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Table 7 Participants’ programme feedback: qualitative results

From: Healthy Parent Carers programme: development and feasibility of a novel group-based health-promotion intervention

Themes Illustrating quotes
Satisfaction with the programme and its impact
 Overall satisfaction • ‘It was really good… I learnt a lot. I’ve never heard of CLANGERS, so that was new… And obviously meeting new people was great, and [the facilitator] made it fun, and it was really informative.’ (FG) • ‘I found all of that absolutely brilliant and it’s made me think so much more. I really really really enjoyed the course.’ (FG) • There were times in my life when this [course] would have been a life saver. Coming somewhere like this would have saved my life. It would have made such a difference to me being good and not very good.’ (FG)
 Impact and changes post-programme • ‘On Friday I parked further away from school… just because in my head I’m thinking it’s better for my children to walk a little bit, and I wouldn’t have done that if hadn’t come here.’ (FG) • ‘I walked down to meet [another participant], whereas I would’ve just driven. It’s only 10 min walking but I would’ve always just driven down.’ (FG) • ‘I’m forever going up and down the stairs, but normally I just plot up, so I’ve started to run up them more cause I’m thinking ‘I might not be going for that 30 min walk but the amount of time, especially when kids are at home, I’m running up and down the stairs…” (FG) • ‘The Eat Well – I’ve gone back to planning menus for the week…’ (FG) • ‘Yesterday I was breathing, when the kids were annoying I was like [sounds of deep breath-in] and I would never have done that.’ (FG) • ‘We had two new members in [a support group] and we had to introduce ourselves and I actually, for the first time, spoke about myself as well as my children…’ (FG) • ‘… [my son] is picking up on the fact that on a Monday [after the session] I feel very good when I come back… and he’s noticing it, so it’s having an impact on how they see us as well…. I felt rot bottom coming to this course and I feel as a person my confidence has grown over the past few weeks. And kids are noticing it… I think each of us from week one we’ve grown.’ (FG)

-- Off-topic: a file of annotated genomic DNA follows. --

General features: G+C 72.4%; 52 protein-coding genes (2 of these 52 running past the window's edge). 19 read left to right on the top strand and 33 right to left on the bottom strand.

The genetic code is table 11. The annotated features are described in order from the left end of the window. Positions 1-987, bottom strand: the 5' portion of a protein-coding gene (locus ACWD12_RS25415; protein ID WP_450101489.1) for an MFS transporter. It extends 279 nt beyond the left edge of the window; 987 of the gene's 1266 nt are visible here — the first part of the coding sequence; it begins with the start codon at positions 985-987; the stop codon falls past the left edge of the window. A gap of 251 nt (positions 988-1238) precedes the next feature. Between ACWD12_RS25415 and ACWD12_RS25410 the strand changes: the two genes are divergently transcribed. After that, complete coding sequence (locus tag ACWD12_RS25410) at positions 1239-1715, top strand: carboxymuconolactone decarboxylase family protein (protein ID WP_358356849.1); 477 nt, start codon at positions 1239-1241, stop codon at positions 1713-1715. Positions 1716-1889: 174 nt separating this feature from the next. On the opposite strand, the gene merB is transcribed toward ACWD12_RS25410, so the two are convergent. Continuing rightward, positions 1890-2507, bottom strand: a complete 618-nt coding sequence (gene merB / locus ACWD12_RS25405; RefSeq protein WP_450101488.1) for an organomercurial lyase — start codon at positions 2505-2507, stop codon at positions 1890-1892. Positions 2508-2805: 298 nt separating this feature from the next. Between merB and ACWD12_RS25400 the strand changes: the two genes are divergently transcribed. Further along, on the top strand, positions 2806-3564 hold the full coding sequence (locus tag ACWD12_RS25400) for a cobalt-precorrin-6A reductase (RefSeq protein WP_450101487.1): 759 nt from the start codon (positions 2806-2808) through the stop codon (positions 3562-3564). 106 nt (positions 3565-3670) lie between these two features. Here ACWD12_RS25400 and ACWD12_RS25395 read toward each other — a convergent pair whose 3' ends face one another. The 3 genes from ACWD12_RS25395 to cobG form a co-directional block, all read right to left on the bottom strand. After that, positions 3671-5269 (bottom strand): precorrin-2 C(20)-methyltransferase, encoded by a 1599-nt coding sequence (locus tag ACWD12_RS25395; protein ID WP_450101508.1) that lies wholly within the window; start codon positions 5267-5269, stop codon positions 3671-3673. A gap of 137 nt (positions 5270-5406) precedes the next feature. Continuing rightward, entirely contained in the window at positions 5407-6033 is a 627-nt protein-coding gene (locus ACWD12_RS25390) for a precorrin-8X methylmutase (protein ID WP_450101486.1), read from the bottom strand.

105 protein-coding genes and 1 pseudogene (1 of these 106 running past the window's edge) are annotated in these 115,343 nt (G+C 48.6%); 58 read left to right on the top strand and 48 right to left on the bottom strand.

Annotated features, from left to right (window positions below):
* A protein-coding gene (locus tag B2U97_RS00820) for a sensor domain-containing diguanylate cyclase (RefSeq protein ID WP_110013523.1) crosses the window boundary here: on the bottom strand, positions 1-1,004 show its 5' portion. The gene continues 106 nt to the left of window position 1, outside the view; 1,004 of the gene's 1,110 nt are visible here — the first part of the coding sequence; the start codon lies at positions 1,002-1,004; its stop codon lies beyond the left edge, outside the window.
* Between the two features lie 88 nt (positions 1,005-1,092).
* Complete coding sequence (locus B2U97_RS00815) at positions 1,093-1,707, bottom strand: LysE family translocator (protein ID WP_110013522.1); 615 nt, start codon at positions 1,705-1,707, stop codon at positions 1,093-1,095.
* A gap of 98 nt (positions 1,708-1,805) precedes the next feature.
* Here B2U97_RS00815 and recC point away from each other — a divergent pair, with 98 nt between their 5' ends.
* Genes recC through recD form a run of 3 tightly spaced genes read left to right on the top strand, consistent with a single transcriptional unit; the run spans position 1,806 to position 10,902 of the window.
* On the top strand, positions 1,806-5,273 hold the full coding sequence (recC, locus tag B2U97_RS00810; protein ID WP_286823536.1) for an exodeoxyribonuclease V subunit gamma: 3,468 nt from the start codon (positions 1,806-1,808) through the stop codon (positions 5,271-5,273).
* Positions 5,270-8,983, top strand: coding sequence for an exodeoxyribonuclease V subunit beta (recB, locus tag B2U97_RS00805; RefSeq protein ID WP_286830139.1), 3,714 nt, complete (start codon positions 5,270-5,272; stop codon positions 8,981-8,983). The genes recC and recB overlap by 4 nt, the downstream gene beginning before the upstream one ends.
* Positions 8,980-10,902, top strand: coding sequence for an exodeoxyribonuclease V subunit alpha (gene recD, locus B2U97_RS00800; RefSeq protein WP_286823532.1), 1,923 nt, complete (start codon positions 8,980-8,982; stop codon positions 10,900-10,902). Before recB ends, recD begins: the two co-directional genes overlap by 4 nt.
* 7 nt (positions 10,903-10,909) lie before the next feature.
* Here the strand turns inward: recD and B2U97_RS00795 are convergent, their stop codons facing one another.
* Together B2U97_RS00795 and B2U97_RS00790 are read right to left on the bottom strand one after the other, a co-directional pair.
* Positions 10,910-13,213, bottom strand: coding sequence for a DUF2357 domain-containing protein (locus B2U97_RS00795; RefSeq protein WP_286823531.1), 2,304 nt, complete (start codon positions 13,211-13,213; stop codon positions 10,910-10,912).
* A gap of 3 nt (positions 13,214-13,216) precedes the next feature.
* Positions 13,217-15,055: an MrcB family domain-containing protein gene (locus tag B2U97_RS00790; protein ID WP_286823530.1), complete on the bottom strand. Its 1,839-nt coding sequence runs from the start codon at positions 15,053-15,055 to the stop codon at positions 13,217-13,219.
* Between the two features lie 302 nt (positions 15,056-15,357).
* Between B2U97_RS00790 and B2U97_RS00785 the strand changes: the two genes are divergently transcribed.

Impact and changes at 2-month follow-up • ‘I have actively seen my GP for a carer’s assessment; sought help with dealing with social service through Health Watch’ (FF) • ‘Looking after myself more’ (FF) • ‘I use my awareness of CLANGERS every day’ (FF) • ‘Increased resilience even when things are tough’ (FF)
Most valued elements of the programme
 Learning about CLANGERS • ‘Gives me much more appreciation of CLANGERS and how using them can improve health and wellbeing.’ (FF) • ‘Opening your eyes to how they [CLANGERS] can improve life.’ (FF) • ‘Having the CLANGERS idea.’ (FF) • ‘Taking note of elements of wellbeing and thinking about what would benefit me and my family’ (FF)
 Developing awareness, confidence and learning to focus on own health & wellbeing • ‘A lot of it is common sense but it is recognising these things and raising the awareness, and thinking about it more.’ (FG) • Participants reported that keeping the ‘CLANGERS diary’, or reviewing in the session which CLANGERS they did, helped them raise awareness and confidence; ‘Even the table to write down, trying that for a couple of weeks, write down what you’ve done and it does give you a boost of confidence because you do quite a lot, and a lot of active stuff, or I wasn’t doing so much of that so what could I do to fulfil that.’ (FG) • ‘You gain confidence with doing the course cause it emphasises that actually we are the most important people. If we don’t look after ourselves as parent carers, it can have a negative effect on the kids.’ (FG) • ‘Learning and putting emphasis on us instead of kids…’ (FG) • ‘Learning how to put yourself first.’ (FF) • The ‘CLANGERS diary’ prompted one participant to take time for herself and keep a journal; ‘It also makes doing that form each week into some sort of journal as well. So you get used to spending that 10, 20 min journaling… It’s time for you, allocated 15 min to fill in that sheet.’ (FG)